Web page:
I love a quote from Bruce Lee that goes like this: “Empty your mind, be formless. Shapeless, like water. If you put water into a cup, it becomes the cup. You put water into a bottle and it becomes the bottle. You put it in a teapot, it becomes the teapot. Now, water can flow or it can crash. Be water, my friend.”

I approach life in the similar way. Life changes all the time. There are a lot of things that are outside of our control. It’s good to have a vision but visions do not have to be set in stone or control us.

Have you faced any career challenges along the way and how did you overcome these?

The biggest challenge I faced was getting into tech. It took me a year and half to find my first role. Part of the search was happening during covid which made things even more complicated.  A lot of things were changing simultaneously during that time, which turned my life upside down. I knew I had to keep on looking for a suitable role because eventually there would be someone who believed in me. The strategy that really helped was not being set on a specific role, but applying for any technical role that would fit my knowledge.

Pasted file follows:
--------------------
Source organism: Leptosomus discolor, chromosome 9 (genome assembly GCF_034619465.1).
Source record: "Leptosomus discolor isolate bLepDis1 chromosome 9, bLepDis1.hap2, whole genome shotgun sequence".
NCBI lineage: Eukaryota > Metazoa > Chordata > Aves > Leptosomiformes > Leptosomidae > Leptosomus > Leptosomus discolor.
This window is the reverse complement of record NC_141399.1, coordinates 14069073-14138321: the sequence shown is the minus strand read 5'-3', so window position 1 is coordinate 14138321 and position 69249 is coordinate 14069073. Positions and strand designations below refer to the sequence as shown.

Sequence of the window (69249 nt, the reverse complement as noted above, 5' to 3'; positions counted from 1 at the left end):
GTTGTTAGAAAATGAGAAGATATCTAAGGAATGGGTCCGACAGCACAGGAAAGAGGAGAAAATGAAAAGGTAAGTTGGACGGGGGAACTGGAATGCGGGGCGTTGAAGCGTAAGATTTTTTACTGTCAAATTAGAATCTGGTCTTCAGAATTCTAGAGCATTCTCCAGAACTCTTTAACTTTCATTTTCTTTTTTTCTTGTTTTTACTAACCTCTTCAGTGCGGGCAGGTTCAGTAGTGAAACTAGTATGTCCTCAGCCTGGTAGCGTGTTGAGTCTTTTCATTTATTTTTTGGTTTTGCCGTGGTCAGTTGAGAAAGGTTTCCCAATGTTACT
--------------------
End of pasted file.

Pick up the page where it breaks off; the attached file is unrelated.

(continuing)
The most important thing is to get your foot in the door, and then you can pivot to where you want to be. I sent about two hundred applications. In the end it was Cisco where I got my first break. I remember going into the interviews with determination that I would get the job and the interviews are just chats with my future colleagues. And it worked.

What has been your biggest career achievement to date?

I have not reached my biggest career achievement yet. There are only a few things that I would consider being major achievements, like being invited to do a TedTalk, having my screenplay made into a film, or working with one of my idols. People sometimes tell me that I should be proud of myself because of where I have got to, but I do not find it as a major achievement as I would like to achieve more in life. It might seem like a negative approach, but I find more happiness in focusing on the journey and not the end goal or peaks in my life and career.